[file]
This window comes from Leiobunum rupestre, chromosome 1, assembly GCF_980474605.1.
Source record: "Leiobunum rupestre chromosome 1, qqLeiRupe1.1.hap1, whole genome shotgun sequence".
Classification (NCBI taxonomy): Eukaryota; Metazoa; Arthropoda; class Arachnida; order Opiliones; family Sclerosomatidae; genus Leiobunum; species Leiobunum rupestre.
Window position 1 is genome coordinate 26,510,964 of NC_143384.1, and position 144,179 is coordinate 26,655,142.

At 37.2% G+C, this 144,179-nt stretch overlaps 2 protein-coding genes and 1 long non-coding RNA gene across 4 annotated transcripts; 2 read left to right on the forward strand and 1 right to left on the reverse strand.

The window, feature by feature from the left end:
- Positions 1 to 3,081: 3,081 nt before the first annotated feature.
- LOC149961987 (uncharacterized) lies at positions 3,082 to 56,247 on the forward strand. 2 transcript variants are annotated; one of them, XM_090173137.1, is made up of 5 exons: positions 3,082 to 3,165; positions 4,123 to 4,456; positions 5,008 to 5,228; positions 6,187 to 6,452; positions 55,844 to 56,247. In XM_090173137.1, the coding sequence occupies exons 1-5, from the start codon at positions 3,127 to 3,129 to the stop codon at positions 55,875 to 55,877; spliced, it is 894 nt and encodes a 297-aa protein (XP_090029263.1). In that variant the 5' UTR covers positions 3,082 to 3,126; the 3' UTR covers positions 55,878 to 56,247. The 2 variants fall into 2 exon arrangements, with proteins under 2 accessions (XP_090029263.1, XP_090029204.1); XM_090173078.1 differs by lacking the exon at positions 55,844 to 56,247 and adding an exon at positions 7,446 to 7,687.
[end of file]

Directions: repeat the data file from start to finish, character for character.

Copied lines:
This window comes from Leiobunum rupestre, chromosome 1, assembly GCF_980474605.1.
Source record: "Leiobunum rupestre chromosome 1, qqLeiRupe1.1.hap1, whole genome shotgun sequence".
Classification (NCBI taxonomy): Eukaryota; Metazoa; Arthropoda; class Arachnida; order Opiliones; family Sclerosomatidae; genus Leiobunum; species Leiobunum rupestre.
Window position 1 is genome coordinate 26,510,964 of NC_143384.1, and position 144,179 is coordinate 26,655,142.

At 37.2% G+C, this 144,179-nt stretch overlaps 2 protein-coding genes and 1 long non-coding RNA gene across 4 annotated transcripts; 2 read left to right on the forward strand and 1 right to left on the reverse strand.

The window, feature by feature from the left end:
- Positions 1 to 3,081: 3,081 nt before the first annotated feature.
- LOC149961987 (uncharacterized) lies at positions 3,082 to 56,247 on the forward strand. 2 transcript variants are annotated; one of them, XM_090173137.1, is made up of 5 exons: positions 3,082 to 3,165; positions 4,123 to 4,456; positions 5,008 to 5,228; positions 6,187 to 6,452; positions 55,844 to 56,247. In XM_090173137.1, the coding sequence occupies exons 1-5, from the start codon at positions 3,127 to 3,129 to the stop codon at positions 55,875 to 55,877; spliced, it is 894 nt and encodes a 297-aa protein (XP_090029263.1). In that variant the 5' UTR covers positions 3,082 to 3,126; the 3' UTR covers positions 55,878 to 56,247. The 2 variants fall into 2 exon arrangements, with proteins under 2 accessions (XP_090029263.1, XP_090029204.1); XM_090173078.1 differs by lacking the exon at positions 55,844 to 56,247 and adding an exon at positions 7,446 to 7,687.